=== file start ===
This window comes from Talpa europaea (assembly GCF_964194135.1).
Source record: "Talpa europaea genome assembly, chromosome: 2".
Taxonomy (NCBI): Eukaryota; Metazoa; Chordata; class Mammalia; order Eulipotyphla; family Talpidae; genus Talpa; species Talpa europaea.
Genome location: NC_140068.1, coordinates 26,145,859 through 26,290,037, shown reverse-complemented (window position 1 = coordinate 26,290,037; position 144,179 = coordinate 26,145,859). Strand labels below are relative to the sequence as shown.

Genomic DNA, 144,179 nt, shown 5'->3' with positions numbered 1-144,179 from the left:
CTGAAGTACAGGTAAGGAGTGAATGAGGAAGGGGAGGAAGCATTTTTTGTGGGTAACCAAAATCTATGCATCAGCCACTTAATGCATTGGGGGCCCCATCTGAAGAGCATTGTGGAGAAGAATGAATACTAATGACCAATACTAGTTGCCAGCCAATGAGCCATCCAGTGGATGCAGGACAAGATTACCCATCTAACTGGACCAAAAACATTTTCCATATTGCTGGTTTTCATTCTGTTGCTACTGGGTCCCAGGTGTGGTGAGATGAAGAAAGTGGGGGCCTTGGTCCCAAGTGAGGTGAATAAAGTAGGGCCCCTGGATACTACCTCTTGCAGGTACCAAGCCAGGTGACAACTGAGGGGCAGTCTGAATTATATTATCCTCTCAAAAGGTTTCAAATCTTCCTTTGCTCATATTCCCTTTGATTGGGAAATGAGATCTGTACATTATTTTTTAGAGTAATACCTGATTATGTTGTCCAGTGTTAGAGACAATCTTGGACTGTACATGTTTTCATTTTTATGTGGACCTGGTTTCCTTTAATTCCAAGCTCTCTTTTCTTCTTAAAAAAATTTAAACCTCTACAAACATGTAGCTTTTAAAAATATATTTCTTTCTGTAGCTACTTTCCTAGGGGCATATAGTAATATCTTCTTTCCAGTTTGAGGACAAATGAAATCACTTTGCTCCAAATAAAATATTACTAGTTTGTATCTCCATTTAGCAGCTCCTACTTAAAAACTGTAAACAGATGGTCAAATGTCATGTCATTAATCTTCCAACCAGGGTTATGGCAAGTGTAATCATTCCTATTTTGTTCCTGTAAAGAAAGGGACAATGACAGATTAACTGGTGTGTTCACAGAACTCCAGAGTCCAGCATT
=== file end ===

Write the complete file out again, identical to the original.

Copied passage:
This window comes from Talpa europaea (assembly GCF_964194135.1).
Source record: "Talpa europaea genome assembly, chromosome: 2".
Taxonomy (NCBI): Eukaryota; Metazoa; Chordata; class Mammalia; order Eulipotyphla; family Talpidae; genus Talpa; species Talpa europaea.
Genome location: NC_140068.1, coordinates 26,145,859 through 26,290,037, shown reverse-complemented (window position 1 = coordinate 26,290,037; position 144,179 = coordinate 26,145,859). Strand labels below are relative to the sequence as shown.

Genomic DNA, 144,179 nt, shown 5'->3' with positions numbered 1-144,179 from the left:
CTGAAGTACAGGTAAGGAGTGAATGAGGAAGGGGAGGAAGCATTTTTTGTGGGTAACCAAAATCTATGCATCAGCCACTTAATGCATTGGGGGCCCCATCTGAAGAGCATTGTGGAGAAGAATGAATACTAATGACCAATACTAGTTGCCAGCCAATGAGCCATCCAGTGGATGCAGGACAAGATTACCCATCTAACTGGACCAAAAACATTTTCCATATTGCTGGTTTTCATTCTGTTGCTACTGGGTCCCAGGTGTGGTGAGATGAAGAAAGTGGGGGCCTTGGTCCCAAGTGAGGTGAATAAAGTAGGGCCCCTGGATACTACCTCTTGCAGGTACCAAGCCAGGTGACAACTGAGGGGCAGTCTGAATTATATTATCCTCTCAAAAGGTTTCAAATCTTCCTTTGCTCATATTCCCTTTGATTGGGAAATGAGATCTGTACATTATTTTTTAGAGTAATACCTGATTATGTTGTCCAGTGTTAGAGACAATCTTGGACTGTACATGTTTTCATTTTTATGTGGACCTGGTTTCCTTTAATTCCAAGCTCTCTTTTCTTCTTAAAAAAATTTAAACCTCTACAAACATGTAGCTTTTAAAAATATATTTCTTTCTGTAGCTACTTTCCTAGGGGCATATAGTAATATCTTCTTTCCAGTTTGAGGACAAATGAAATCACTTTGCTCCAAATAAAATATTACTAGTTTGTATCTCCATTTAGCAGCTCCTACTTAAAAACTGTAAACAGATGGTCAAATGTCATGTCATTAATCTTCCAACCAGGGTTATGGCAAGTGTAATCATTCCTATTTTGTTCCTGTAAAGAAAGGGACAATGACAGATTAACTGGTGTGTTCACAGAACTCCAGAGTCCAGCATT